Figure 2.
H2A.Z colocalizes with ERα at the TFF1 promoter. (A) Diagram of the TFF1 promoter region and its regulatory elements (ERE, AP1, and TATA box), phased nucleosomes, and segments (columns A–H) used for qPCR. (B,C) ChIP analysis of H2A.Z enrichment ...

H2A.Z is incorporated into TFF1 promoter chromatin independently of the ligand-dependent activating function of ERα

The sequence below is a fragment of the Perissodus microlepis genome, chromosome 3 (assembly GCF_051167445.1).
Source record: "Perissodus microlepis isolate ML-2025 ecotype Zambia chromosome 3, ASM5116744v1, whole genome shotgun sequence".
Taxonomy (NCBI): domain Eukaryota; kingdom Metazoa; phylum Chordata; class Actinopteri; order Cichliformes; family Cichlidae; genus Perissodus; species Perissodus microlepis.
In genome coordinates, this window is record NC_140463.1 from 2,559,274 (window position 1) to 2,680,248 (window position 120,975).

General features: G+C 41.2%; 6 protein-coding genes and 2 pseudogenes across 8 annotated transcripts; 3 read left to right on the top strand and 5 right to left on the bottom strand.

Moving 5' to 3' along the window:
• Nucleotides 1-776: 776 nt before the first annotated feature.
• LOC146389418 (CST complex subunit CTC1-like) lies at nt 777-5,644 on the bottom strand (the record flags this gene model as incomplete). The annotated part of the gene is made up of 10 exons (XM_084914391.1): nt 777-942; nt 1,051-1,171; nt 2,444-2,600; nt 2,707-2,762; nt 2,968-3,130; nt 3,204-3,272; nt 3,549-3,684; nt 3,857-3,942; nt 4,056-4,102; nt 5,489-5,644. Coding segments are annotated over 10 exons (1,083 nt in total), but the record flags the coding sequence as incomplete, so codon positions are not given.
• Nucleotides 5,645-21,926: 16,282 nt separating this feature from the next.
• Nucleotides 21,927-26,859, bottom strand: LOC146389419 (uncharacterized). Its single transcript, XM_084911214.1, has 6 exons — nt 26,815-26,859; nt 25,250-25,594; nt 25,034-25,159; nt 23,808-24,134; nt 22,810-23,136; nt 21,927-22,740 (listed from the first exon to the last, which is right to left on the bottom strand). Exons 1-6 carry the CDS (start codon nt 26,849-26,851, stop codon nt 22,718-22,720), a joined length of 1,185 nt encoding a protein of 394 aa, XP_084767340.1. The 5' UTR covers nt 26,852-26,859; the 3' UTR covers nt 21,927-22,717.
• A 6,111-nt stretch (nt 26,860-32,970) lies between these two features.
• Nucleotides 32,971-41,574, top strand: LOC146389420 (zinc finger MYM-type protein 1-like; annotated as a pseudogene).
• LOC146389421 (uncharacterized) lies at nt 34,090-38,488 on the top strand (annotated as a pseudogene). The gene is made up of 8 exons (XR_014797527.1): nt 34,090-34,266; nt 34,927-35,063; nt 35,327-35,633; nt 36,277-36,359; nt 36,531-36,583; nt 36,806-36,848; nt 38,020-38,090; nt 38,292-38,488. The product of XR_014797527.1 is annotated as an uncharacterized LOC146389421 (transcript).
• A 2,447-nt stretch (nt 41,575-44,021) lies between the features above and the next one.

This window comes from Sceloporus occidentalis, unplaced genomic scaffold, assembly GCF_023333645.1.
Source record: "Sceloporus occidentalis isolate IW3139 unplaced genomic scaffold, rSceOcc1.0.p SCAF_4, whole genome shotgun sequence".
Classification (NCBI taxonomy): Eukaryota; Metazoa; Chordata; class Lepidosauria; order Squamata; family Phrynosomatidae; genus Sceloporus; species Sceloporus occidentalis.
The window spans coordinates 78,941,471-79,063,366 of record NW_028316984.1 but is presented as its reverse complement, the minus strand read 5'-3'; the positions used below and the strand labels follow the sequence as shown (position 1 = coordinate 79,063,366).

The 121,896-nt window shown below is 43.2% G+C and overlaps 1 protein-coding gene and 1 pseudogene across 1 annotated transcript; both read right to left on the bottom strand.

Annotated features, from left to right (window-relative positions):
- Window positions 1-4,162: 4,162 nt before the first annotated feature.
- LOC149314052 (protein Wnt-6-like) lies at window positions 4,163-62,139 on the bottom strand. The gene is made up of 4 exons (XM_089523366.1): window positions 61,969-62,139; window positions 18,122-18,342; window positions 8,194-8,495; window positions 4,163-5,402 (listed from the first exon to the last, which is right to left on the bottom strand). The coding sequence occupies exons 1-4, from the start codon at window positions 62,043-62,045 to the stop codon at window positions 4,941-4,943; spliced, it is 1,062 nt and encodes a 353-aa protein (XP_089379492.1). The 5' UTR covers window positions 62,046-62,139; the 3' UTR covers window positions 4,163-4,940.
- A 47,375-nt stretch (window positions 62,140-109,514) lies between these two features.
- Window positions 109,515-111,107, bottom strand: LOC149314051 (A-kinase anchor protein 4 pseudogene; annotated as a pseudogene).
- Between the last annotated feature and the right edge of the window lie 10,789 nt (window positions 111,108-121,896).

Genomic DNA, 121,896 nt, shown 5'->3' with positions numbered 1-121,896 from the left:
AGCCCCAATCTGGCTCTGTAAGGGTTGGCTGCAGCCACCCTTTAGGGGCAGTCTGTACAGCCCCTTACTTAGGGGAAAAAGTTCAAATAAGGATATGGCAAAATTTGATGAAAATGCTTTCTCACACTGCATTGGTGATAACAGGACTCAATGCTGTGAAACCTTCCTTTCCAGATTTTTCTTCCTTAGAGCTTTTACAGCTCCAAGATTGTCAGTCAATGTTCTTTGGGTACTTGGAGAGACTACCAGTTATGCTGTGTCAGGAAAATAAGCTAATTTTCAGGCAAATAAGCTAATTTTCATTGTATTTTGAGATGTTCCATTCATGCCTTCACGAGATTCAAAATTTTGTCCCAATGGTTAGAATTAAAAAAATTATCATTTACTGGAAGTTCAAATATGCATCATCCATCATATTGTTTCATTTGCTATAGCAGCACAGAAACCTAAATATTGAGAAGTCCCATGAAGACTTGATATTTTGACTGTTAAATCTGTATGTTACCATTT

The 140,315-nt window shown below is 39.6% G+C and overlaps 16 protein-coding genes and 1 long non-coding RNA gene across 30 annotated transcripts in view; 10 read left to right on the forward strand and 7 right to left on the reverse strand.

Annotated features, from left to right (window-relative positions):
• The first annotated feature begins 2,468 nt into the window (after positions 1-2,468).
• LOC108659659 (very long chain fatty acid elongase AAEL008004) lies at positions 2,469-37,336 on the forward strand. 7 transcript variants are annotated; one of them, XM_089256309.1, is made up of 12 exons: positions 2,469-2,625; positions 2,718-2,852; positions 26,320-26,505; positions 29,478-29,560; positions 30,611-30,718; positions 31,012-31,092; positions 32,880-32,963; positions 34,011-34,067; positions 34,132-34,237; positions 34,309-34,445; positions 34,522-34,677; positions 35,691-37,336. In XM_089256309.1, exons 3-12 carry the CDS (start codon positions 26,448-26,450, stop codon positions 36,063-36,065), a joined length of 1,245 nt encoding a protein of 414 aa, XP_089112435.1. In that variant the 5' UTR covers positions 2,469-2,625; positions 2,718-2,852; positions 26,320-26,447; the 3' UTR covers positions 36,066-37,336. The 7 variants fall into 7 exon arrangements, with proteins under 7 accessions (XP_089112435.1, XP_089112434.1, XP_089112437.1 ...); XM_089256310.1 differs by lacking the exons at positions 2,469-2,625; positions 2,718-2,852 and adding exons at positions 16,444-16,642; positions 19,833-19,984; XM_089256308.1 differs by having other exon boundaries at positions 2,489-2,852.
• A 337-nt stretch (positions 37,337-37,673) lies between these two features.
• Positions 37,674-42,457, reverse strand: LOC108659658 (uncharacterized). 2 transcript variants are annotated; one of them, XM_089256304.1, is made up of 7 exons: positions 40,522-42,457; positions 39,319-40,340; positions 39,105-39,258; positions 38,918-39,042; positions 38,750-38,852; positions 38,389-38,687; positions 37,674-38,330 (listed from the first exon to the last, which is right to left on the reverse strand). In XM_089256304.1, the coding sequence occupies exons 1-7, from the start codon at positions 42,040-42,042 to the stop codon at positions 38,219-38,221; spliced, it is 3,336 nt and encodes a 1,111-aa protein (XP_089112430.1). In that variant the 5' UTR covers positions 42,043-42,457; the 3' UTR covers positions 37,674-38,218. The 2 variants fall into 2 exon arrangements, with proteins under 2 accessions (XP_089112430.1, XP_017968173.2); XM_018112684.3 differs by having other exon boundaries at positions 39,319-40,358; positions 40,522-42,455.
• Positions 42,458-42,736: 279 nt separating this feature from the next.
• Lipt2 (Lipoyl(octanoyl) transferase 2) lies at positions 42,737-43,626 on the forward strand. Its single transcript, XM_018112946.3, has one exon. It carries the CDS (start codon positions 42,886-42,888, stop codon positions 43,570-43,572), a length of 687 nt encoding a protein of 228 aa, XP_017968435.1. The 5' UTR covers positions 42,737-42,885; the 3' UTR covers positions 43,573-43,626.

In order to gain mechanistic insight into how H2A.Z is actively recruited to the TFF1 promoter chromatin, we examined the recruitment of p400 and incorporation of H2A.Z into chromatin at the TFF1 promoter following treatment with tamoxifen, an antagonist of AF-2, but not AF-1, activity (Brzozowski et al. 1997; Shiau et al. 1998; Celik et al. 2007). Tamoxifen is a selective ER modulator (SERM) used to treat hormone-responsive breast cancer that acts by competing with estradiol as a ligand for ERα and by inducing an AF-2 conformational change that blocks the interaction of ERα with coactivators including SRC-1, GRIP1, and CBP/p300 (Shang et al. 2000). As was observed with estradiol, tamoxifen treatment of MCF7 cells induced ERα binding at the TFF1 promoter (Fig. 3B). As expected, the tamoxifen–ERα complex did not recruit RNAPII to the promoter (Fig. 3C). In contrast, recruitment of p400 and incorporation of H2A.Z at the TFF1 promoter was detected following tamoxifen treatment (Fig. 3D,E). These results suggest that recruitment of p400 and incorporation of H2A.Z are dependent on AF-1, but independent of the ligand-binding domain. To gain further evidence that these events are AF-1-dependent, we next determined whether p400 and ERα could physically interact. Protein–protein interaction experiments using the glutathione S-transferase (GST) system, as well as immunoprecipitation assays, revealed that p400 could indeed interact with the AF-1 domain of ERα, as well as with its DNA-binding domain (DBD) in a ligand-independent manner (Supplemental Figs. S3, S4). Reciprocally, ERα was found to interact with the C-terminal region of p400 (amino acids 2033–2062), eliminating the possibility of an interaction with the two potential LXXLL motifs present in p400 (Supplemental Fig. S3). The fact that ERα interacts with p400 and is able to perform this task independently of AF-2 suggests strongly that both p400 and H2A.Z are required to allow recruitment of other chromatin remodelers as well as the transcriptional machinery to the TFF1 promoter. To test this, we performed ChIP experiments in cells depleted for either p400 or H2A.Z using antibodies directed against ERα, RNAPII, the p300 histone acetyltransferase, TBP, and Brg1 (catalytic subunit of Swi/Snf). Our data, shown in Figure 3F, indicate that ERα can be efficiently recruited to the TFF1 promoter, even upon acute depletion of p400 or H2A.Z. In contrast, p400–H2A.Z appears to be essential to allow efficient recruitment of RNAPII, p300, TBP, and Swi/Snf to TFF1 upon estradiol treatment. Taken together, our results suggest that ERα recruits the p400 complex independently of its hormone-dependent functions, which then participates in H2A.Z incorporation within specific nucleosomes at TFF1, an essential mechanism that allows chromatin remodelers and the transcriptional machinery to be recruited to the gene.